The Orchestra further insists that INS abused its discretion in denying the petition because it had granted three previous H-1B petitions to individuals the Orchestra was attempting to hire. It has attached copies of three approval notices to its motion. Each notice grants an H-1B visa to nonimmigrants seeking to work for the Orchestra. See Pl.'s Mot. Summ. J. While the Orchestra concedes that INS is not bound by its own prior rulings, it asserts that the agency's failure to explain the inconsistent decision in this case was arbitrary and capricious, warranting reversal. See Pl.'s Mot. Summ. J., at 26-27.

The INS responded on February 23, 1999 with its own cross-motion for summary judgment. The agency argues that, under the appropriate standard of review, the Court must accord deference to its decision if it was based on substantial evidence, and may only reverse the AAU's ruling for abuse of discretion. See Def.'s Cross-Mot. Summ. J., at 6-7. In this case, INS insists that its ruling does not constitute an abuse of discretion because the Orchestra's evidence failed to prove that a degree or equivalent knowledge is a requirement within the "orchestra industry." The agency maintains that it need not abide by previous inconsistent decisions, and further suggests that Zhao may be entitled to a different type of visa, but not to an H-1B one. See Def.'s Cross-Mot. Summ. J., at 7-9. Nowhere does INS offer an explanation for departing in this case from its prior approval of the other three petitions.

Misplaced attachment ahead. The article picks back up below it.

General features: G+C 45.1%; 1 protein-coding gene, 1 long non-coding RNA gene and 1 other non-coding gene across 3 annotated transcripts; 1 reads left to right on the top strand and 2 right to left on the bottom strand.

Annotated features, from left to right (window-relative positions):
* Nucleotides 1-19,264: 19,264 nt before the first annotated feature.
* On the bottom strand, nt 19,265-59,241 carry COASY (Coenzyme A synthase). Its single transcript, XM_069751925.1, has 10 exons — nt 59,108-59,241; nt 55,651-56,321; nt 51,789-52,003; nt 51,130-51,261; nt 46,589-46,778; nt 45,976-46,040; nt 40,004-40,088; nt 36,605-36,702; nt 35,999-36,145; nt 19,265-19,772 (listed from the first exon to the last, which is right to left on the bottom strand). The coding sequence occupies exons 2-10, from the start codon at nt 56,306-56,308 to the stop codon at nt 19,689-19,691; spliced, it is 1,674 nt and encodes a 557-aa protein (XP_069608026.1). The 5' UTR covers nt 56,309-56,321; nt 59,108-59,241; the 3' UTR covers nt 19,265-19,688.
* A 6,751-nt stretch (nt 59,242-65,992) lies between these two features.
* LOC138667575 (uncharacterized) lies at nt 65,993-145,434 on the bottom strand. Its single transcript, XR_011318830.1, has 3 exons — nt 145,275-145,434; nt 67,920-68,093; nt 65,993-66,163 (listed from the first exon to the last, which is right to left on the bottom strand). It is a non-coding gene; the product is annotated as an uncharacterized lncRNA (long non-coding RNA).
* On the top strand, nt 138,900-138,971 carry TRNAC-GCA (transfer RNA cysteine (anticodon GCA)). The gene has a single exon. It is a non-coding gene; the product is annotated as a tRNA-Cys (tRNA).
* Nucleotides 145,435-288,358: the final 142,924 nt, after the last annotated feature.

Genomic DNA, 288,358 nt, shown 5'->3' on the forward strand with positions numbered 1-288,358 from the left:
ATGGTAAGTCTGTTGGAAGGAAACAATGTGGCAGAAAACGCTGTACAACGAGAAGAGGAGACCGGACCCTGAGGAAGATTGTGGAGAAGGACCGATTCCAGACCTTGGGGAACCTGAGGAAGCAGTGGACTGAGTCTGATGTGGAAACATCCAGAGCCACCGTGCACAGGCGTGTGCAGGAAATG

II. ANALYSIS